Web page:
KrisAnne Hall: ‘From Socialist To Constitutionalist – My Story’

From Socialist To Constitutionalist - My Story - Google Search (1)

Source:KrisAnne Hall– Don’t ask me to explain this photo 

Source:The New Democrat 

“From Socialist To Constitutionalist – My Story

What does it take to make a hard core socialist into a true faith Constitutionalist? Listen as this wide awake story is told to not only encourage you, but to show you how to reach others.”

From KrisAnne Hall

From Socialist To Constitutionalist - My Story - Google Search

Source:Namely Liberty– “From Socialist To Constitutionalist – My Story – NAMELY LIBERTY”

From Stanford Encyclopedia of Philosophy

“Constitutionalism is the idea, often associated with the political theories of John Locke and the founders of the American republic, that government can and should be legally limited in its powers, and that its authority or legitimacy depends on its observing these limitations. This idea brings with it a host of vexing questions of interest not only to legal scholars, but to anyone keen to explore the legal and philosophical foundations of the state.

How can a government be legally limited if law is the creation of government? Does this mean that a government can be ‘self-limiting’? Is this even possible? If not, then is there some way of avoiding this implication? If meaningful limitation is indeed to be possible, perhaps constitutional constraints must somehow be ‘entrenched’, that is, resistant to change or removal by those whose powers are constrained? Perhaps they must not only be entrenched, but enshrined in written rules. If so, how are these rules to be interpreted?

In terms of their original, public meaning or the intentions of their authors, or in terms of the, possibly ever-developing, values and principles they express? How, in the end, one answers these questions depends crucially on how one conceives the nature, identity and authority of constitutions. Must a constitution establish a stable framework for the exercise of public power which is in some way fixed by factors like original public meaning or authorial intentions? Or can it be a living entity which grows and develops in tandem with changing political values and principles? These and other such questions are explored below.”

So to understand KrisAnne Hall’s definition of what it means to be a Socialist: I guess she was a Communist and perhaps even a Che-Guevara-Fidel Castro loving Communist, until she woke one day and found Jesus. Perhaps she didn’t just have Che t-shirts or a closet full of Che t-shirts, but she personally made Che t-shirts and hats as well. This might be a slight exaggeration, but if you watch her video and just the first 5-10 minutes of it, you could easily get that idea. Unless you’re too busy staring at your i-phone or something and completely missed her story.

How about constitutionalism: if you think of the terms constitutional conservative and what’s supposed to be the philosophy of constitutional conservatism, you’re talking about someone who believes in conserving the Constitution. So in the United States that would be the U.S. Constitution. So Conservatives believe in conserving which is the whole point of being a Conservative and conservatism.

So if you’re a Constitutional Conservative, you believe in conserving the Constitution. Not just parts of it that into one partisan or another’s current political objectives, but the whole damn document and every amendment in it, whether you agree with every aspect of the Constitution or not. Because you don’t want big government coming in and outlawing certain freedoms that we have, just because it decides it doesn’t believe individuals should have that freedom, or there’s some popular movement to outlaw that freedom or freedoms. Just one example of what it means to be a Constitutional Conservative.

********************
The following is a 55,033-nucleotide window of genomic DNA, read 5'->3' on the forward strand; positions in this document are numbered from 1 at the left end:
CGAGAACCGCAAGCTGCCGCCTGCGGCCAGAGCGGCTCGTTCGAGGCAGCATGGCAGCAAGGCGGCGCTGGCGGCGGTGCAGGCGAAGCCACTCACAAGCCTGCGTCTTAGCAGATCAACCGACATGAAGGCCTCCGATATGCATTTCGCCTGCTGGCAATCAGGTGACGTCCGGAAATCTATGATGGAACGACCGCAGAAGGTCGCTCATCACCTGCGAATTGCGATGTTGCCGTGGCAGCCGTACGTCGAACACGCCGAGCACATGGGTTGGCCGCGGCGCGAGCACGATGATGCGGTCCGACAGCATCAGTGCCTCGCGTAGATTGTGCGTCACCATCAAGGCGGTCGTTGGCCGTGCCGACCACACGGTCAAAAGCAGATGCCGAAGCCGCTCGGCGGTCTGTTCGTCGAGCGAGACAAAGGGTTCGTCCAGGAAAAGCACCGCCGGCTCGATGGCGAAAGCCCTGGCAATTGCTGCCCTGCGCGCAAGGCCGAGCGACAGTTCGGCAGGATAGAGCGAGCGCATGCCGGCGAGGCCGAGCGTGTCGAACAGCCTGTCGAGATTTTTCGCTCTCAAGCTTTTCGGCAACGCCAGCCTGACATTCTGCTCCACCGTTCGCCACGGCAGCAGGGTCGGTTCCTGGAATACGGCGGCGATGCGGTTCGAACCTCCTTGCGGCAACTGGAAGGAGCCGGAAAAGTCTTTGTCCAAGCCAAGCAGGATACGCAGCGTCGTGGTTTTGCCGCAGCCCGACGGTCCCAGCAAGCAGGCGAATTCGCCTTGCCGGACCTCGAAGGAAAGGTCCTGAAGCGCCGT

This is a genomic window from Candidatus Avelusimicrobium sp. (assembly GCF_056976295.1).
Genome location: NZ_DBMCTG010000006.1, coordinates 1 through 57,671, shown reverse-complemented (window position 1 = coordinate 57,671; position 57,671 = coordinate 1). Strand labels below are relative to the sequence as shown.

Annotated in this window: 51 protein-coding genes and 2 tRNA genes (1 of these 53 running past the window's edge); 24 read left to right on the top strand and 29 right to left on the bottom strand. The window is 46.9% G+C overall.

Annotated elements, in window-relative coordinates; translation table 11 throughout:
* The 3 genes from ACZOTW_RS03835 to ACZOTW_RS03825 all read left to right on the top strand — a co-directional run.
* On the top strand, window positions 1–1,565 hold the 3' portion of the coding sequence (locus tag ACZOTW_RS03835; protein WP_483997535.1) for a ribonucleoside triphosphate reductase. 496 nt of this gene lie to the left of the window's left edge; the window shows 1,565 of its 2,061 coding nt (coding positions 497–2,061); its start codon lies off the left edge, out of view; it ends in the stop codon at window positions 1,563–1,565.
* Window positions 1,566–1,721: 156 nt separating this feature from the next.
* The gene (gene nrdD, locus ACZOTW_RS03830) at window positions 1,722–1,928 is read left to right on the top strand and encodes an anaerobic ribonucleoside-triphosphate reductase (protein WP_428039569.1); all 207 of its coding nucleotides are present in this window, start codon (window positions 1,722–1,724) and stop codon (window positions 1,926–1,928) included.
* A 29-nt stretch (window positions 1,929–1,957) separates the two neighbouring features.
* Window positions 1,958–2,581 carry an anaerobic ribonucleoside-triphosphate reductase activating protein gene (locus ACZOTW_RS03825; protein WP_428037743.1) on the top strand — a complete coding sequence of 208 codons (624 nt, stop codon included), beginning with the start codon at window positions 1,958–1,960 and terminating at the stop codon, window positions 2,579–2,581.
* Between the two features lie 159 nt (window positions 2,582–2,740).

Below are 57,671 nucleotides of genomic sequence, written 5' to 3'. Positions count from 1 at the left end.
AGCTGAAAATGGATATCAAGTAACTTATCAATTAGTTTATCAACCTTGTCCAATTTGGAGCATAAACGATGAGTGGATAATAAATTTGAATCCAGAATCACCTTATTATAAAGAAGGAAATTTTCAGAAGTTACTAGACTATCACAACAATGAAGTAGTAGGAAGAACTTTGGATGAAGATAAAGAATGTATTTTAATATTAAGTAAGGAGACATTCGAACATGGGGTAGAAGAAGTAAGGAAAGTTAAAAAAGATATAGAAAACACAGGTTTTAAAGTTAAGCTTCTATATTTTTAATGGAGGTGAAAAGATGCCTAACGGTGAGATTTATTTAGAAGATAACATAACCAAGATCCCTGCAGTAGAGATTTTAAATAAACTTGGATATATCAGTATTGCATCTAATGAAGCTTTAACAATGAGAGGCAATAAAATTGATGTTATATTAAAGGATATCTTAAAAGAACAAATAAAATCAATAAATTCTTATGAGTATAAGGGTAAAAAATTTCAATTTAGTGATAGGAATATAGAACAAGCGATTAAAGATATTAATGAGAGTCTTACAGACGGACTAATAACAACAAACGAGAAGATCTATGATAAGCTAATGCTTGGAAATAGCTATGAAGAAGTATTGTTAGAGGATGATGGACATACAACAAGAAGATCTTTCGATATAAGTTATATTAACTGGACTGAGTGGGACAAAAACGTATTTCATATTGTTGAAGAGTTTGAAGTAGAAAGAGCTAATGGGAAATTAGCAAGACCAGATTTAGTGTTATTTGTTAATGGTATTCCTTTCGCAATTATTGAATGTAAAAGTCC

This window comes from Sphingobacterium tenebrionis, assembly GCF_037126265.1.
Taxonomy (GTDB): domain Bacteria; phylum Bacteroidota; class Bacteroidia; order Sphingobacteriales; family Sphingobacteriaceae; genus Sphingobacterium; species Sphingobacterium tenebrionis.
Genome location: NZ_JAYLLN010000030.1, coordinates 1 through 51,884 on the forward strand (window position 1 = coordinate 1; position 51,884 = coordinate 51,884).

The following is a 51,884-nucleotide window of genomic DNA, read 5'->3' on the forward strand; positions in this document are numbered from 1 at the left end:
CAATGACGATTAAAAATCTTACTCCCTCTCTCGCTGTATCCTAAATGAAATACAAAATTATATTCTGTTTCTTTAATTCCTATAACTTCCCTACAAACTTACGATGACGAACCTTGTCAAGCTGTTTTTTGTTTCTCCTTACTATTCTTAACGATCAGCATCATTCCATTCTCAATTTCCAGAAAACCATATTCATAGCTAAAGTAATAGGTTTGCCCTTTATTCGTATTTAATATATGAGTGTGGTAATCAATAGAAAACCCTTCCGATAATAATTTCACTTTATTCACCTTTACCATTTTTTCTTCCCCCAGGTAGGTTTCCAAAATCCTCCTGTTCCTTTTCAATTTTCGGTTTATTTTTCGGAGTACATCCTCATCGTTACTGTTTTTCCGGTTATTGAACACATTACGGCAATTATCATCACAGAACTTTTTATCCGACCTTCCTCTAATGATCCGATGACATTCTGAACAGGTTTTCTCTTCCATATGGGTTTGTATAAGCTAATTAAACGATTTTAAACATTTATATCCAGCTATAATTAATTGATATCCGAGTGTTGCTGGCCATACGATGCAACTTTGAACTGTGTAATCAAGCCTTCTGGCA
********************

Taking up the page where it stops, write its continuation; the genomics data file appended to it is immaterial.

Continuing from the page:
Just to give you a brief, modern history of Constitutional Conservatives and constitutional conservatism: When then Representative Michele Bachmann and former Senator Rick Santorum ran for President back in 2011-12, ( Michele Bachmann’s campaign didn’t make it even to 2012. Not even sure if her campaign qualified as short-lived. ) they were both throwing around the term Constitutional Conservative.

But here’s the irony and even catch about their Representative Bachmann and Senator Santorum’s self-descriptions of their politics: they were both running to amend 2-3 amendments of the U.S. Constitution. In Senator Santorum’s case, 4 because he was talking about amending the 1st Amendment to outlaw pornography, which would actually cover the 4th Amendment as well and what people do in the privacy of their own homes and free time. And the 10th and 14th Amendments to outlaw same-sex marriage from the Federal level. And he was also flirting to come out in favor outlawing gambling as well at the Federal level. Which would also come with serious constitutional issues and challenges as well.

So to sum up the Bachmann and Santorum presidential campaigns and to put it simply: neither one of them, at least when they were running for President were Constitutional Conservatives. They were no more Constitutional Conservatives, than Bernie Sanders is a Libertarian and Ronald Reagan was a Communist. And to go back to one of my original points about Constitutional Conservative: you either believe in conserving the Constitution or not. You’re all in on the U.S. Constitution, or you’re not a Constitutional Conservative. Constitutional Conservatives are not political partisans ( whether they’re on the Right or Left ) simply there to conserve the aspects of the Constitution that they like, while working to outlaw and amend aspects of the Constitution that doesn’t fit their politics.

About Rik Schneider

Blogger/writer on a lot of different subjects.
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